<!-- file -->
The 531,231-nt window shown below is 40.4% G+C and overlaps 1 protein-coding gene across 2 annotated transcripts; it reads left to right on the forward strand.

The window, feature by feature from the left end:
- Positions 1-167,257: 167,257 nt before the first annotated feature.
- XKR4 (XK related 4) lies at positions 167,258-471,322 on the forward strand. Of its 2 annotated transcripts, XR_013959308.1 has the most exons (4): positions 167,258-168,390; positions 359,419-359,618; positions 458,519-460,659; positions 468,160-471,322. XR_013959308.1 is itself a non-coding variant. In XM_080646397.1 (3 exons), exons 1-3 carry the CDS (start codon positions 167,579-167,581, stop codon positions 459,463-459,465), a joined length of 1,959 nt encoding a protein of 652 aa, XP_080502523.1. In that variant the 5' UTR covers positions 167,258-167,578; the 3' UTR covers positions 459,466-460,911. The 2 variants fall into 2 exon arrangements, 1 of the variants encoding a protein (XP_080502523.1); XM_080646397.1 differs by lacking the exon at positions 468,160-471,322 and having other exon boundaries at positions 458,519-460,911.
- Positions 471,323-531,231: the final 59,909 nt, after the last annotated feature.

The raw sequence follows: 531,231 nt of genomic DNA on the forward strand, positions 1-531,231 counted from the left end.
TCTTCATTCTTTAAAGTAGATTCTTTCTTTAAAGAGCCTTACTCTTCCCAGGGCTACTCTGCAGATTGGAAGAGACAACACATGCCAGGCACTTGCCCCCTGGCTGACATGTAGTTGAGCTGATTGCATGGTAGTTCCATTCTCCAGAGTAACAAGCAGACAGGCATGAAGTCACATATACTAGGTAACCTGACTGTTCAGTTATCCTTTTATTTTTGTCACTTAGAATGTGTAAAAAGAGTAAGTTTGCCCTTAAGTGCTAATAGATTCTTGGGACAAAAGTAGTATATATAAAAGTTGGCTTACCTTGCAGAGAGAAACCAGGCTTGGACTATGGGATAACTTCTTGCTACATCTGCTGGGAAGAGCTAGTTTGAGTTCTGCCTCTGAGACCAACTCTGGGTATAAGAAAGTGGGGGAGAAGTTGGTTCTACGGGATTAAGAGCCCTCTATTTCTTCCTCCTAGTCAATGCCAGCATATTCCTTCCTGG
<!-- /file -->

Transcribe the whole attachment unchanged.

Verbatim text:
The 531,231-nt window shown below is 40.4% G+C and overlaps 1 protein-coding gene across 2 annotated transcripts; it reads left to right on the forward strand.

The window, feature by feature from the left end:
- Positions 1-167,257: 167,257 nt before the first annotated feature.
- XKR4 (XK related 4) lies at positions 167,258-471,322 on the forward strand. Of its 2 annotated transcripts, XR_013959308.1 has the most exons (4): positions 167,258-168,390; positions 359,419-359,618; positions 458,519-460,659; positions 468,160-471,322. XR_013959308.1 is itself a non-coding variant. In XM_080646397.1 (3 exons), exons 1-3 carry the CDS (start codon positions 167,579-167,581, stop codon positions 459,463-459,465), a joined length of 1,959 nt encoding a protein of 652 aa, XP_080502523.1. In that variant the 5' UTR covers positions 167,258-167,578; the 3' UTR covers positions 459,466-460,911. The 2 variants fall into 2 exon arrangements, 1 of the variants encoding a protein (XP_080502523.1); XM_080646397.1 differs by lacking the exon at positions 468,160-471,322 and having other exon boundaries at positions 458,519-460,911.
- Positions 471,323-531,231: the final 59,909 nt, after the last annotated feature.

The raw sequence follows: 531,231 nt of genomic DNA on the forward strand, positions 1-531,231 counted from the left end.
TCTTCATTCTTTAAAGTAGATTCTTTCTTTAAAGAGCCTTACTCTTCCCAGGGCTACTCTGCAGATTGGAAGAGACAACACATGCCAGGCACTTGCCCCCTGGCTGACATGTAGTTGAGCTGATTGCATGGTAGTTCCATTCTCCAGAGTAACAAGCAGACAGGCATGAAGTCACATATACTAGGTAACCTGACTGTTCAGTTATCCTTTTATTTTTGTCACTTAGAATGTGTAAAAAGAGTAAGTTTGCCCTTAAGTGCTAATAGATTCTTGGGACAAAAGTAGTATATATAAAAGTTGGCTTACCTTGCAGAGAGAAACCAGGCTTGGACTATGGGATAACTTCTTGCTACATCTGCTGGGAAGAGCTAGTTTGAGTTCTGCCTCTGAGACCAACTCTGGGTATAAGAAAGTGGGGGAGAAGTTGGTTCTACGGGATTAAGAGCCCTCTATTTCTTCCTCCTAGTCAATGCCAGCATATTCCTTCCTGG